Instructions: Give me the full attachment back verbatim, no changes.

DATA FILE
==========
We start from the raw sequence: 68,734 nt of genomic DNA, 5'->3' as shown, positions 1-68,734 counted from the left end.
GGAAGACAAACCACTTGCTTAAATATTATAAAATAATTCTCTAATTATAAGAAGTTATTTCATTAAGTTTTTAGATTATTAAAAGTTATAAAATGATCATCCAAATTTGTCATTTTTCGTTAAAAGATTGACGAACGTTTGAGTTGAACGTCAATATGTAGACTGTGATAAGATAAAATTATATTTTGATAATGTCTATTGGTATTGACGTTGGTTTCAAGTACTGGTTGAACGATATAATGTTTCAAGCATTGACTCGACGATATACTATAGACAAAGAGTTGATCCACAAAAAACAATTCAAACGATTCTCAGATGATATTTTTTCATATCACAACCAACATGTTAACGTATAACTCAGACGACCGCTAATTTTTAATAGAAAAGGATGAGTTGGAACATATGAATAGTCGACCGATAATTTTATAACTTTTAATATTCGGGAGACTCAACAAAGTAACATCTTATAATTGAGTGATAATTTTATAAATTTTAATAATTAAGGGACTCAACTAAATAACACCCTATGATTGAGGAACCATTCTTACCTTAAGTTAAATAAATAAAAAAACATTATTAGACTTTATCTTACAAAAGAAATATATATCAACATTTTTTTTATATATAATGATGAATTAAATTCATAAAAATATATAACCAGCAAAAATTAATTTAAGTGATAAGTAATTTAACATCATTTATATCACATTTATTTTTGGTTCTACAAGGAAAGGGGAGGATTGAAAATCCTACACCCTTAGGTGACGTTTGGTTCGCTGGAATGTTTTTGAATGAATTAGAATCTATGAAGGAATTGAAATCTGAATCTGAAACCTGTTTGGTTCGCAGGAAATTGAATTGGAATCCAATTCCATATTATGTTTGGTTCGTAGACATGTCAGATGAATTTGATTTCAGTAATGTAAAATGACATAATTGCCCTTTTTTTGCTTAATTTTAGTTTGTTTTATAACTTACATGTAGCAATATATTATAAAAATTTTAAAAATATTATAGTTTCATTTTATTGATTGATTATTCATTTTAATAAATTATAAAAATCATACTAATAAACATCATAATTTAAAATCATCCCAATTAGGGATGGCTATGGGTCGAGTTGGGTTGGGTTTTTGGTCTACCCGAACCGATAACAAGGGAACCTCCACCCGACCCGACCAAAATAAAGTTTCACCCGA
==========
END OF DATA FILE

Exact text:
We start from the raw sequence: 68,734 nt of genomic DNA, 5'->3' as shown, positions 1-68,734 counted from the left end.
GGAAGACAAACCACTTGCTTAAATATTATAAAATAATTCTCTAATTATAAGAAGTTATTTCATTAAGTTTTTAGATTATTAAAAGTTATAAAATGATCATCCAAATTTGTCATTTTTCGTTAAAAGATTGACGAACGTTTGAGTTGAACGTCAATATGTAGACTGTGATAAGATAAAATTATATTTTGATAATGTCTATTGGTATTGACGTTGGTTTCAAGTACTGGTTGAACGATATAATGTTTCAAGCATTGACTCGACGATATACTATAGACAAAGAGTTGATCCACAAAAAACAATTCAAACGATTCTCAGATGATATTTTTTCATATCACAACCAACATGTTAACGTATAACTCAGACGACCGCTAATTTTTAATAGAAAAGGATGAGTTGGAACATATGAATAGTCGACCGATAATTTTATAACTTTTAATATTCGGGAGACTCAACAAAGTAACATCTTATAATTGAGTGATAATTTTATAAATTTTAATAATTAAGGGACTCAACTAAATAACACCCTATGATTGAGGAACCATTCTTACCTTAAGTTAAATAAATAAAAAAACATTATTAGACTTTATCTTACAAAAGAAATATATATCAACATTTTTTTTATATATAATGATGAATTAAATTCATAAAAATATATAACCAGCAAAAATTAATTTAAGTGATAAGTAATTTAACATCATTTATATCACATTTATTTTTGGTTCTACAAGGAAAGGGGAGGATTGAAAATCCTACACCCTTAGGTGACGTTTGGTTCGCTGGAATGTTTTTGAATGAATTAGAATCTATGAAGGAATTGAAATCTGAATCTGAAACCTGTTTGGTTCGCAGGAAATTGAATTGGAATCCAATTCCATATTATGTTTGGTTCGTAGACATGTCAGATGAATTTGATTTCAGTAATGTAAAATGACATAATTGCCCTTTTTTTGCTTAATTTTAGTTTGTTTTATAACTTACATGTAGCAATATATTATAAAAATTTTAAAAATATTATAGTTTCATTTTATTGATTGATTATTCATTTTAATAAATTATAAAAATCATACTAATAAACATCATAATTTAAAATCATCCCAATTAGGGATGGCTATGGGTCGAGTTGGGTTGGGTTTTTGGTCTACCCGAACCGATAACAAGGGAACCTCCACCCGACCCGACCAAAATAAAGTTTCACCCGA